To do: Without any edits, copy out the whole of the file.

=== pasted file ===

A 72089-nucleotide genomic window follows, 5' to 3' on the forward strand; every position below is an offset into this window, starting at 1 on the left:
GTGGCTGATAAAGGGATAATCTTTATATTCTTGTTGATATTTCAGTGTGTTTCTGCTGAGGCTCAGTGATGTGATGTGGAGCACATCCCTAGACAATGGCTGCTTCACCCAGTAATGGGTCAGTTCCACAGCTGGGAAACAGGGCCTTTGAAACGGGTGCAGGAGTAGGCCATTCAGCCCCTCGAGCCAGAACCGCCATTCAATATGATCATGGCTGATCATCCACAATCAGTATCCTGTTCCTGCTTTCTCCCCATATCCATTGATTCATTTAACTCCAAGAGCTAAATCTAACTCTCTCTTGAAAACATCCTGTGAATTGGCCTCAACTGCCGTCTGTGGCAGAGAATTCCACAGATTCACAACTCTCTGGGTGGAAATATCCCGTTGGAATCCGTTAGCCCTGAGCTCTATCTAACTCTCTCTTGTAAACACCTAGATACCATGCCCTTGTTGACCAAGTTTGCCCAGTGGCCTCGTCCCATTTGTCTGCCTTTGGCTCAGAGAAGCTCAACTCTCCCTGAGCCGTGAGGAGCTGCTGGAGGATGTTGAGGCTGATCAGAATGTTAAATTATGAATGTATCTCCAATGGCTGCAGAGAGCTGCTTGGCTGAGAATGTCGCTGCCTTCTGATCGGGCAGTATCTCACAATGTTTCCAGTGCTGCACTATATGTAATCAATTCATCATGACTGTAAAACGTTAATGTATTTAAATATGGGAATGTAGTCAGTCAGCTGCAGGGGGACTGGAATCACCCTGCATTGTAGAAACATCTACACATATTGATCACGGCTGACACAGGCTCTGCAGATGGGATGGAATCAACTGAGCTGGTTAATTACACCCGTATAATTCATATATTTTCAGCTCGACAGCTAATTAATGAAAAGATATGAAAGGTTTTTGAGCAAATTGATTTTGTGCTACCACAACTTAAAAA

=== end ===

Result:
A 72089-nucleotide genomic window follows, 5' to 3' on the forward strand; every position below is an offset into this window, starting at 1 on the left:
GTGGCTGATAAAGGGATAATCTTTATATTCTTGTTGATATTTCAGTGTGTTTCTGCTGAGGCTCAGTGATGTGATGTGGAGCACATCCCTAGACAATGGCTGCTTCACCCAGTAATGGGTCAGTTCCACAGCTGGGAAACAGGGCCTTTGAAACGGGTGCAGGAGTAGGCCATTCAGCCCCTCGAGCCAGAACCGCCATTCAATATGATCATGGCTGATCATCCACAATCAGTATCCTGTTCCTGCTTTCTCCCCATATCCATTGATTCATTTAACTCCAAGAGCTAAATCTAACTCTCTCTTGAAAACATCCTGTGAATTGGCCTCAACTGCCGTCTGTGGCAGAGAATTCCACAGATTCACAACTCTCTGGGTGGAAATATCCCGTTGGAATCCGTTAGCCCTGAGCTCTATCTAACTCTCTCTTGTAAACACCTAGATACCATGCCCTTGTTGACCAAGTTTGCCCAGTGGCCTCGTCCCATTTGTCTGCCTTTGGCTCAGAGAAGCTCAACTCTCCCTGAGCCGTGAGGAGCTGCTGGAGGATGTTGAGGCTGATCAGAATGTTAAATTATGAATGTATCTCCAATGGCTGCAGAGAGCTGCTTGGCTGAGAATGTCGCTGCCTTCTGATCGGGCAGTATCTCACAATGTTTCCAGTGCTGCACTATATGTAATCAATTCATCATGACTGTAAAACGTTAATGTATTTAAATATGGGAATGTAGTCAGTCAGCTGCAGGGGGACTGGAATCACCCTGCATTGTAGAAACATCTACACATATTGATCACGGCTGACACAGGCTCTGCAGATGGGATGGAATCAACTGAGCTGGTTAATTACACCCGTATAATTCATATATTTTCAGCTCGACAGCTAATTAATGAAAAGATATGAAAGGTTTTTGAGCAAATTGATTTTGTGCTACCACAACTTAAAAA